“And this is the confidence that we have toward him, that if we ask anything according to his will he hears us. And if we know that he hears us in whatever we ask, we know that we have the requests that we have asked of him.”

One only asks for things if one wants something. Since asking is not condemned, wanting is not condemned. I was wrong to think merely having wants was sinful. God clearly wants us to want things that are in accordance with His will and to ask Him for them. Asking is encouraged, and we are to do it with confidence.

Ultimately I don’t have to feel shame or guilt for wanting things (or experiences, or good feelings). But I do have to ask the question “is this in accordance with God’s will?”

Probably the easiest way to determine this is to ask the questions “Do I want this purely for selfish gain? Does my desire ultimately serve others and/or bring glory to God?” If the answer to the first is no and the answer to the second is yes then I am free to ask and to pursue what I want.

This whole train of thought has further implications, obviously. This is me after all. I can’t keep anything too simple. Keep checking back and I will try to further expound on these thoughts in other posts as I get to them.

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Killing Ourselves

“Except for rare, cult-related occasions, suicide is something done in private, outside of community, outside of immediate counsel… aside from rare situations, suicide is something that causes the actor to feel shame, regret, and sometimes anger, and to express hopelessness or helplessness.”

About a week ago, a pastor known for speaking about mental health issues committed suicide the very day he led a funeral for another suicide victim.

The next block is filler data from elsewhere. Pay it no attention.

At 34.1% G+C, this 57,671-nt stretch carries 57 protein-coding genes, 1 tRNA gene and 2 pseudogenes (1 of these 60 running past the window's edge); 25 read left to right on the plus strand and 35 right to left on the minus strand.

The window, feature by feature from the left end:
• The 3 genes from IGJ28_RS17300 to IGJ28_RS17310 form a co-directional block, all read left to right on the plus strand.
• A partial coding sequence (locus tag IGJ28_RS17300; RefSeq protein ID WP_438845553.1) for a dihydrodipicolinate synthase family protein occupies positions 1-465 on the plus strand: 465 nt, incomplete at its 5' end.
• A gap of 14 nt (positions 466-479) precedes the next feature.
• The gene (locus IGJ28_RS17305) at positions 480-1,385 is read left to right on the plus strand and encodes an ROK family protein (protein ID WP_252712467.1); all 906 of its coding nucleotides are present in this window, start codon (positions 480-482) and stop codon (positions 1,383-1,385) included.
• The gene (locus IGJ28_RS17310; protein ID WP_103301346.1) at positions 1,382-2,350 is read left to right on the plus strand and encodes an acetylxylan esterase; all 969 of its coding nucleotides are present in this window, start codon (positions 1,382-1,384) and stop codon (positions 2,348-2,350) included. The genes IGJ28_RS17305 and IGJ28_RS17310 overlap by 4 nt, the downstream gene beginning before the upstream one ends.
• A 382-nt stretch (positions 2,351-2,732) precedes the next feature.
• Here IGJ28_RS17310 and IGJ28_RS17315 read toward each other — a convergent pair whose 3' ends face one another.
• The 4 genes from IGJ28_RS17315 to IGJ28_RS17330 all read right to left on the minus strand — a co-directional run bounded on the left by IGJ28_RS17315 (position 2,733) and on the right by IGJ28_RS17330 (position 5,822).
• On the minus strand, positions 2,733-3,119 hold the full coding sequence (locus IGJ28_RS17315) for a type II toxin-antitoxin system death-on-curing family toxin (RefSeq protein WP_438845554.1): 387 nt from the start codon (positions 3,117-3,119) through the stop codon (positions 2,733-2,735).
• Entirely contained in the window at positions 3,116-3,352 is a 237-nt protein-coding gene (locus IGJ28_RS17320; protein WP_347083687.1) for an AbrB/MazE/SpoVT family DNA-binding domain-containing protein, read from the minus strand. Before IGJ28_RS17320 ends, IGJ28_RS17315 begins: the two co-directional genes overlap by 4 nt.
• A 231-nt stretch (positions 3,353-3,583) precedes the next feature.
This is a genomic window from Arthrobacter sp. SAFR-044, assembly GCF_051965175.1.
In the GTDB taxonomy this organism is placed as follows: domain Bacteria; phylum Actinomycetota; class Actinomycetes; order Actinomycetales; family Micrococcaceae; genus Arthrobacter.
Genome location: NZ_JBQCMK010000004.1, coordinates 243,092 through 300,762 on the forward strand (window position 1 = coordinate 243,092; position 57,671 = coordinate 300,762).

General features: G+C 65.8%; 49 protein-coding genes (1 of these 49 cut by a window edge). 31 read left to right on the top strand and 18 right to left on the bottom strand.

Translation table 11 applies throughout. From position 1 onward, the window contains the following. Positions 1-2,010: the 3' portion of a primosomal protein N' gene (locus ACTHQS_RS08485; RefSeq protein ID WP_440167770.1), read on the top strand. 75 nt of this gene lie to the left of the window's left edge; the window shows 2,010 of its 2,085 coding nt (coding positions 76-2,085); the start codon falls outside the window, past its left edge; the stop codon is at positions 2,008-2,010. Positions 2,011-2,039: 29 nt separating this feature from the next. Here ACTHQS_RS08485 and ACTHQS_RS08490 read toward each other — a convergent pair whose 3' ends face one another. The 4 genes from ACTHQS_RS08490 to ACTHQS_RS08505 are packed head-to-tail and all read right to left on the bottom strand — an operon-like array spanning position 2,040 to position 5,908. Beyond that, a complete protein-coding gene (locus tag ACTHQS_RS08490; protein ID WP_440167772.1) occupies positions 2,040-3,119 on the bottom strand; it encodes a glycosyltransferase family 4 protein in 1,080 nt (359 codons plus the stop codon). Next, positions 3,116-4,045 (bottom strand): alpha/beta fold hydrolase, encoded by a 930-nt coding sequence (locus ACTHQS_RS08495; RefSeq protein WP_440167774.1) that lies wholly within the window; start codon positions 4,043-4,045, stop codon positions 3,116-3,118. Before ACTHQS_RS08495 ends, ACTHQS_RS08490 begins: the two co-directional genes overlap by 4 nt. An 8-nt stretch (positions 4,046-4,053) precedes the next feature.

Of course my Facebook lit up with all sorts of polls and opinions about this topic. The quote above struck me pretty hard.

He went on to say:

“The body of Christ has to redefine what it means to live in community. My personal opinion is that community needs to be invasive. We don’t meet in homes anymore. Most protestant denominations don’t follow the example of post-reformation parish priests who spent all their daylight hours visiting everyone. The task could take weeks, and when everyone had been visited, he started over. Instead, we have church life and home life playing “hide and go seek” until someone gets volunteered for home group host…. we now face mental illnesses that could not have thrived 100 years ago, perhaps even 50 years ago. That calls for a newer, more intense level of care from the entire church community, and it calls for more genuine and invasive fellowship that cuts shame, regret, and anger off at the ankles.”

This comment got me thinking about the time I admitted having suicidal thoughts to my pastor. There wasn’t a lot of investigation into why I had these thoughts. It was just “you know you shouldn’t.” While it felt good to have someone to tell, and it slightly lessened the feelings, the thoughts never fully went away. The underlying problems were not taken care of.